Balkan terrapin

Source: Wikipedia, the free encyclopedia.

Balkan terrapin
Balkan terrapin in captivity

Least Concern (IUCN 3.1)[1]
Scientific classification Edit this classification
Domain: Eukaryota
Kingdom: Animalia
Phylum: Chordata
Class: Reptilia
Order: Testudines
Suborder: Cryptodira
Superfamily: Testudinoidea
Family: Geoemydidae
Genus: Mauremys
M. rivulata
Binomial name
Mauremys rivulata
  • Emys rivulata Valenciennes, 1833
  • Emys tristrami Gray, 1869
  • Emys caspica var. arabica Gray, 1870
  • Emys pannonica Gray, 1870
  • Emys tristram Gray, 1873 (
    ex errore
  • Emys arabica Gray, 1873
  • Clemmys caspica orientalis Bedriaga, 1881
  • Clemmys caspica var. rivulata Boulenger, 1889
  • Clemmys caspica var. obsoleta Schreiber, 1912
  • Clemmys caspica cretica Mertens, 1946
  • Mauremys caspica rivulata Młynarski, 1969
  • Mauremys rivulata Bour, 1994
  • Mauremys rivulata rivulata Maran, 1996
  • Mauremys rivulata tristrami Maran, 1996
  • Mauremys caspica cretica Bonin, Devaux & Dupré, 1996
  • Emmenia rivulata Vetter, 2006
  • Mauremys rivulata cretica Bonin, Devaux & Dupré, 2006

The Balkan terrapin or western Caspian terrapin (Mauremys rivulata) is a species of terrapin in the family Geoemydidae. It is found in the eastern Mediterranean region. While technically omnivorous, the terrapins are known to prefer meat. They can grow to 25 cm in carapace length, although hatchlings are usually only 3 to 4 cm in length.


It is found in the


Physical description

Balkan terrapin emerging from a river

Mauremys rivulata are fairly large, with carapace lengths up to 25 cm (9.8 in); hatchling turtles of this species are usually between 3 and 4 centimetres (1.2 and 1.6 in) in length.

plastron (the shell on the belly) black, although the latter frequently fades as the turtles age. The species also has horizontal yellowish lines running along the neck and limbs.[7]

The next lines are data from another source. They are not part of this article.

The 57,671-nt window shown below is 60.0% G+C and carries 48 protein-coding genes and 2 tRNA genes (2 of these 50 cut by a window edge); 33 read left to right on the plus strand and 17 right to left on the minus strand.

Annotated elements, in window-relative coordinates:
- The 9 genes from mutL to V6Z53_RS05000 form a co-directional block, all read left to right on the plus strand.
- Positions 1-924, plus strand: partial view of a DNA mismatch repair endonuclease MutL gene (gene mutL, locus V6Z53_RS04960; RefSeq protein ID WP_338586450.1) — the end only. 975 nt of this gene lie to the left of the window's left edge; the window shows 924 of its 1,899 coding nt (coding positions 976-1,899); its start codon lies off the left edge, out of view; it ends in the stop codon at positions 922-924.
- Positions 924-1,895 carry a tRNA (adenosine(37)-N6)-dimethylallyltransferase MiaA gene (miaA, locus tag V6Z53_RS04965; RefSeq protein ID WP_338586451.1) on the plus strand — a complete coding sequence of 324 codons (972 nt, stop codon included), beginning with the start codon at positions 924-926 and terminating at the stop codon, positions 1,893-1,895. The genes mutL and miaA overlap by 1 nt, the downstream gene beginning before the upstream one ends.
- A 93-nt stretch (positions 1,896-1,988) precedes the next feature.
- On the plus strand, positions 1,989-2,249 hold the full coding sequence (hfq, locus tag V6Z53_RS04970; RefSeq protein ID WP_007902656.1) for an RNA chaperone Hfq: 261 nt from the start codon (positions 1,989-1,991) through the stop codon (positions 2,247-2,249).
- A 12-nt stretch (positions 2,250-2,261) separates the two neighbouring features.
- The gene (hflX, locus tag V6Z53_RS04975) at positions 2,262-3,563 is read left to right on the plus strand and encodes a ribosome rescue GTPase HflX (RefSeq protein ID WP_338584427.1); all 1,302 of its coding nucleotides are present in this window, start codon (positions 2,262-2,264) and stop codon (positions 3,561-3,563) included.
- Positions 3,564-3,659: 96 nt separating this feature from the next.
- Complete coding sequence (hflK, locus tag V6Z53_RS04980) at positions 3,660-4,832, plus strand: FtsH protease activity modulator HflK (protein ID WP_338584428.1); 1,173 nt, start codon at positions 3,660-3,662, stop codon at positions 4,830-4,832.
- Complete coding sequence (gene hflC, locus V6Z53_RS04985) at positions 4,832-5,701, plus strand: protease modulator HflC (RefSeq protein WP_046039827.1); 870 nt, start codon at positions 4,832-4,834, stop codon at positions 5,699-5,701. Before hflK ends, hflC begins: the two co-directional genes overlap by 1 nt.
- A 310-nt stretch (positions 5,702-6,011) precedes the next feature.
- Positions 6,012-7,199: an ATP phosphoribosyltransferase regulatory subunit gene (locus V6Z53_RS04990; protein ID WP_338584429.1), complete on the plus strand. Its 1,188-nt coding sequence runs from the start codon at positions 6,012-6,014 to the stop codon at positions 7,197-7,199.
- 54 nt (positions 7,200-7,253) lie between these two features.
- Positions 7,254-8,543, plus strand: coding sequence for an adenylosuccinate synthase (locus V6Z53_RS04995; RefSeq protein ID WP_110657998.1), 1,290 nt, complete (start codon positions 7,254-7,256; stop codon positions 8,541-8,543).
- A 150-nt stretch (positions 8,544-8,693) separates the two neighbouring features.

Habitat and ecology

The species is mostly lowland, although the terrapins have been recorded as far up as 900 metres (3,000 ft) above sea level. They are found in wetland habitats, including swamps, rivers, and ponds, although they lay their eggs in grassland regions.

Mauremys rivulata are preyed on by large birds and predacious mammals such as mongoose who also feed on the terrapins' eggs, although smaller carnivores may prey on younger turtles with softer shells.[7]


Mauremys rivulata is an omnivorous species, eating both plants and animals, although a preference for meat is documented. Young terrapins will eat small invertebrates as well as small amphibian larvae or carcasses; adult terrapins are known to also eat algae and aquatic plants.[7]

Interactions with humans

Human behaviour affecting the species' habitat has caused population decline.

urbanisation, water engineering projects, and industrial waste from construction.[9]

In the northern portion of its range, the species may hibernate during the winter.[5] Although the terrapins may accept bread offered by humans, they do not have the enzymes needed to digest it, and such offerings are thus bad for their health.[7]



General references

External links